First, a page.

by Ahmad-Jabir Ahmadov
Following the recipes for levengi in our last issue, we continue our practical presentation of Azerbaijan’s cuisine, with instructions on how to make one of the most popular and widespread dishes.....
The name of this ancient national dish originates with the pure Azerbaijani verb doldurmag (to stuff) as it means various leaves, vegetables and fruits stuffed with minced meat. There are currently more than 25 varieties of dolma. In spring it is made of vine leaves, in summer of aubergines (egg-plants), tomatoes, peppers and cucumbers, in autumn it is made of cabbage leaves, apple and quince, in winter it is made of preserved vine leaves. The filling is prepared from minced meat, rice and aromatic herbs for dolma made of vine and cabbage leaves. Fried minced meat is used for other kinds of dolma. Using vine leaves in spring time is very healthy because they contain 70-80mg per 100g of vitamin C, while at this time of a year potatoes contain only 6-8mg per 100g of the vitamin. From this standpoint, fresh vine leaves are the healthier option.
In different regions of Azerbaijan, dolma are also made of the leaves of the lime tree, quince, beech tree, sorrel, bean leaves, penny cress and other plants.
Yarpag dolmasi – stuffed vine leaves
400g lamb; 120g rice; 80g onions; 60g herbs (coriander, dill and mint); 160g vine leaves; 80g yogurt; 40g melted butter; salt, pepper and cinnamon.
Mince the boneless lamb and onions to make the dolma (stuffing). Add the rice, finely-chopped herbs (coriander, dill and mint), salt, pepper and, in some cases, chickpeas that have been soaked overnight to the mince. Parboil fresh vine leaves or boil preserved leaves until they are half-ready. Mix the filling well and wrap each vine leaf around an average of 25g of filling.
Yarpag dolmasi – stuffed vine leaves are wrapped in a sausage shape in the Shirvan region, Baku dolma are smaller and round and other regions make flat, square-shaped dolma.
To prepare stuffed vine leaves in Baku style, the vine leaves are not parboiled. They are washed in cold water, folded around the filling and strung together on a white thread. Each thread has 20 dolma and is bound. All the dolma are placed in a saucepan and cooked in 1 litre of water.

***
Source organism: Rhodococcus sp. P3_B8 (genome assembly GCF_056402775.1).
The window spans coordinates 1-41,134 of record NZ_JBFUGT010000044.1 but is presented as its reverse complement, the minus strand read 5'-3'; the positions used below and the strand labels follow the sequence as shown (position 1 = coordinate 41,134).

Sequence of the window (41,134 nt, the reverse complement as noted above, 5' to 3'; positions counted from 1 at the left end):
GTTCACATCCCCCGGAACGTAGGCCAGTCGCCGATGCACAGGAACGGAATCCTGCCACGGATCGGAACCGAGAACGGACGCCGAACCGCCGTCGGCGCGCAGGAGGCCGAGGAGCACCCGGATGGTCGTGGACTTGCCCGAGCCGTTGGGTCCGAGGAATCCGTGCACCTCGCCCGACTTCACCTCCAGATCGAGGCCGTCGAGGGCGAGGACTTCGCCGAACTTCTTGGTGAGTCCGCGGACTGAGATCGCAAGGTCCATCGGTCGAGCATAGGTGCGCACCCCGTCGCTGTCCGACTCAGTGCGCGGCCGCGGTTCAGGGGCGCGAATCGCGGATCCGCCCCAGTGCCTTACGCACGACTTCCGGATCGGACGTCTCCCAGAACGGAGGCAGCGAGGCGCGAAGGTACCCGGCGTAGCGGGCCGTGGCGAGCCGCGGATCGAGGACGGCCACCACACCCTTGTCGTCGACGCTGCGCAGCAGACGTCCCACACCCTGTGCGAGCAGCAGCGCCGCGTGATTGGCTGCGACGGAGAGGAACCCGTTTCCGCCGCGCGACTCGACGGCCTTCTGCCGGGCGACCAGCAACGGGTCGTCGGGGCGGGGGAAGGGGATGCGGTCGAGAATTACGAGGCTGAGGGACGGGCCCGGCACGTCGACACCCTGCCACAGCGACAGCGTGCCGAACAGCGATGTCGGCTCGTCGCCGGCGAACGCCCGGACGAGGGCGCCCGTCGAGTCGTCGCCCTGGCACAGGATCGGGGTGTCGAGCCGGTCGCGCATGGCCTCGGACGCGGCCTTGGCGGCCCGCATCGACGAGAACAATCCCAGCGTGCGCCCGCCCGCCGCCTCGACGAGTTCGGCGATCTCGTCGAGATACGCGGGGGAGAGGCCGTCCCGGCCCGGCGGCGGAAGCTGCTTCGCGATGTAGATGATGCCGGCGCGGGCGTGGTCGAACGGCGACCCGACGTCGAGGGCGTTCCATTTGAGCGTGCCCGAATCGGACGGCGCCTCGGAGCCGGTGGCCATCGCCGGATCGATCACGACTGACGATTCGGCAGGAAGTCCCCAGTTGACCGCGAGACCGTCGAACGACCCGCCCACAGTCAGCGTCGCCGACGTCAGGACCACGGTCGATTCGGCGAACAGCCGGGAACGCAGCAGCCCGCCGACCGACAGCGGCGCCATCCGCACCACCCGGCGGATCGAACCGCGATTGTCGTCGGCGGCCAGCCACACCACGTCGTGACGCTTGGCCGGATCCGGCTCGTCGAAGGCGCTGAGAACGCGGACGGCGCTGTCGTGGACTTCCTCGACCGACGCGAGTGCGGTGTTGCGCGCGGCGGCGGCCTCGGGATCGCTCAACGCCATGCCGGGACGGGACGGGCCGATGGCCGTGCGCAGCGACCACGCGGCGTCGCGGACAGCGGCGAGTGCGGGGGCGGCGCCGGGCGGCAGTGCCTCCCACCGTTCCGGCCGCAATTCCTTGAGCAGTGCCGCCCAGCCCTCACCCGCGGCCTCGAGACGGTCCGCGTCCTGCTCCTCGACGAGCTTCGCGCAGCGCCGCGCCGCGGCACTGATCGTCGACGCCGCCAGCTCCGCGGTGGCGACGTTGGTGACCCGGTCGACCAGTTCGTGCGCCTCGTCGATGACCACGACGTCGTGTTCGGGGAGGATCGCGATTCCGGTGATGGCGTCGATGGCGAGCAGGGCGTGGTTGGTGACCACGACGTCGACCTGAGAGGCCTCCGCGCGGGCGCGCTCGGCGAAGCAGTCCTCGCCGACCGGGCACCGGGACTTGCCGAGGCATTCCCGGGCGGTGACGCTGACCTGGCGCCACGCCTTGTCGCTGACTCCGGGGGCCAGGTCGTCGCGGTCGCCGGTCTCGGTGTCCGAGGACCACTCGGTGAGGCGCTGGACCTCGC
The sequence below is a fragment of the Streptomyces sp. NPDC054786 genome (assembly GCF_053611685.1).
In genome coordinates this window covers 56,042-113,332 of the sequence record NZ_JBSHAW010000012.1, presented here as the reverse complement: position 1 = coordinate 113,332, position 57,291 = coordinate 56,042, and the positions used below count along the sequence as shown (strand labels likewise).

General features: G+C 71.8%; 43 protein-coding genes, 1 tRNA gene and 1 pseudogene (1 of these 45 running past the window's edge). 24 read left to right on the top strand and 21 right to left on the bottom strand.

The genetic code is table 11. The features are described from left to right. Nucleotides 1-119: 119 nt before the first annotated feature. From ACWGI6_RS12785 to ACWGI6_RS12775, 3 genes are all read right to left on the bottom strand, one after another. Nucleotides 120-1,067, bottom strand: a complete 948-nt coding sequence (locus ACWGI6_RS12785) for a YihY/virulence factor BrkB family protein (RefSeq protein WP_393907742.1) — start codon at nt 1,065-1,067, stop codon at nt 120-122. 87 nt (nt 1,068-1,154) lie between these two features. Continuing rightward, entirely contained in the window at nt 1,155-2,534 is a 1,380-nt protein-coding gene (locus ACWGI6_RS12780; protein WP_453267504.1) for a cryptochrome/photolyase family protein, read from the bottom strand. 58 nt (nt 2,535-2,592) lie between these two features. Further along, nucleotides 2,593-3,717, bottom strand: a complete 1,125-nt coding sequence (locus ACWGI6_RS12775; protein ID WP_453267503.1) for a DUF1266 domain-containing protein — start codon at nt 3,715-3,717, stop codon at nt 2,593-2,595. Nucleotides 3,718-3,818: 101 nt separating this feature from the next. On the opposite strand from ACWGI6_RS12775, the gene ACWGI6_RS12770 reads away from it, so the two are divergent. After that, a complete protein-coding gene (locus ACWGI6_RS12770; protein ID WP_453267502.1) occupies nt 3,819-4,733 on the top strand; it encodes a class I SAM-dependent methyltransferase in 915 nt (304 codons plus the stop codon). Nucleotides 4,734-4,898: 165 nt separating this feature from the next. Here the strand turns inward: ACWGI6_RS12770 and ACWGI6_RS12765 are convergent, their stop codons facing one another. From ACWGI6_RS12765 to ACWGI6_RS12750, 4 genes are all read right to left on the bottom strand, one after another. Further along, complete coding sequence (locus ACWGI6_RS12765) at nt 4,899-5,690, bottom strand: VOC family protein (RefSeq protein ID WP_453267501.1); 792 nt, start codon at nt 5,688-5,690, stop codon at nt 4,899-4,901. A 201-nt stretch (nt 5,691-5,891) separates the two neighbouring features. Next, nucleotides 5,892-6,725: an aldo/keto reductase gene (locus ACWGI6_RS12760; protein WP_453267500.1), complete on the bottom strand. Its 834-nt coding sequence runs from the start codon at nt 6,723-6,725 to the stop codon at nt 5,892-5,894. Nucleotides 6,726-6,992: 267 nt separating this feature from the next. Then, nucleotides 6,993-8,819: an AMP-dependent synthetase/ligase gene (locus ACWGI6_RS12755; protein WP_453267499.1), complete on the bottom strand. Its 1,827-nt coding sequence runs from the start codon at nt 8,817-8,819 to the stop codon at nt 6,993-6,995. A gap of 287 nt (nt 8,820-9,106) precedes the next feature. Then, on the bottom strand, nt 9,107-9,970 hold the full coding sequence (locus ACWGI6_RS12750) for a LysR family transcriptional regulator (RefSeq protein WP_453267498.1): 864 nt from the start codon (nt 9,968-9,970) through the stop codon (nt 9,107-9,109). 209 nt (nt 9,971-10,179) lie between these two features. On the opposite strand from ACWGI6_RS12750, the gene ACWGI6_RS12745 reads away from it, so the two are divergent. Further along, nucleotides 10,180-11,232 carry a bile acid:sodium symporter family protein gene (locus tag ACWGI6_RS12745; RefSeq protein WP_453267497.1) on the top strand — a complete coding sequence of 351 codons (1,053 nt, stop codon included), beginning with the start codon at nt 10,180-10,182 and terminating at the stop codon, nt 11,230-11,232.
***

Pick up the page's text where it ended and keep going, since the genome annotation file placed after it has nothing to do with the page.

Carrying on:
The dolma liquid is served in a bowl as a first course. Then a thread of dolma is served to each person with yogurt in a separate bowl.
Joka dolmasi – Stuffed lime leaves
The basic ingredients are the same as for the stuffed vine leaves, but the lamb is minced twice so that it cooks more quickly. Fresh lime leaves are dipped into hot water and taken out straight away. The lime leaf is stuffed with the mince and folded. The dolma is cooked for an hour in water. Serve with sourish yogurt.
Kelem dolmasi – Stuffed cabbage leaves
600g lamb; 80g rice; 60g onion; 900g cabbage; 250g chestnut; 60g coriander; 200g tomatoes; 40g wine vinegar or 8g lemon juice; 20g sugar or 60g doshab (the juice of grapes, mulberries etc. boiled down to the consistency of honey); 0.4g cinnamon; salt and pepper.
Mince the lamb and onions. Add rice, shelled and chopped chestnuts, tomatoes, chopped coriander, pepper and salt to the mince and mix well. Simmer the whole cabbage in boiling water and peel off the leaves. Fold each leaf around the filling into a square or sausage shape. Make 3 dolma for each serving. Place them in a saucepan and cook by adding bouillon or water. Pour a sauce made of the sugar and vinegar over the dolma 20 minutes before they are cooked. Serve cabbage dolma with some of the cooking liquid spooned on top and cinnamon sprinkled over.
Tomatoes are not used in preparing stuffed cabbage leaves Baku-style. Whole, shelled chestnuts are placed into each dolma. A sauce made of doshab and wine vinegar is poured over the dolma 20 minutes before they are cooked.
Badimjan dolmasi – Stuffed aubergines
600g fatty lamb; 1200g (12) aubergines; 80g onions; 200g tomatoes; 60g herbs (purple basil, coriander); 200g yogurt; 0.4g pepper; salt and cinnamon.
Top and tail the aubergines, put into cold, salted water and heat until boiling, parboil 1-2 minutes. Rub with your hands until softened, then slit them lengthways and remove the seeds. To sweat out any bitterness, salt the inside of the aubergines, put into a sieve and place them under a weight. Mince the fatty lamb and onions, add salt and pepper to the mince and fry, stirring continuously. Add chopped purple basil, coriander and cinnamon to the fried mince and spoon the filling into the aubergines. Lay the stuffed aubergines in a shallow saucepan, surround them with sliced tomatoes and steam, adding a little bouillon. Serve the stuffed aubergines with some of the cooking liquid spooned on top and with yoghurt mixed with garlic and cinnamon in a separate bowl. Stuffed aubergines served with pilaf are flavoured with coriander seeds instead of cinnamon.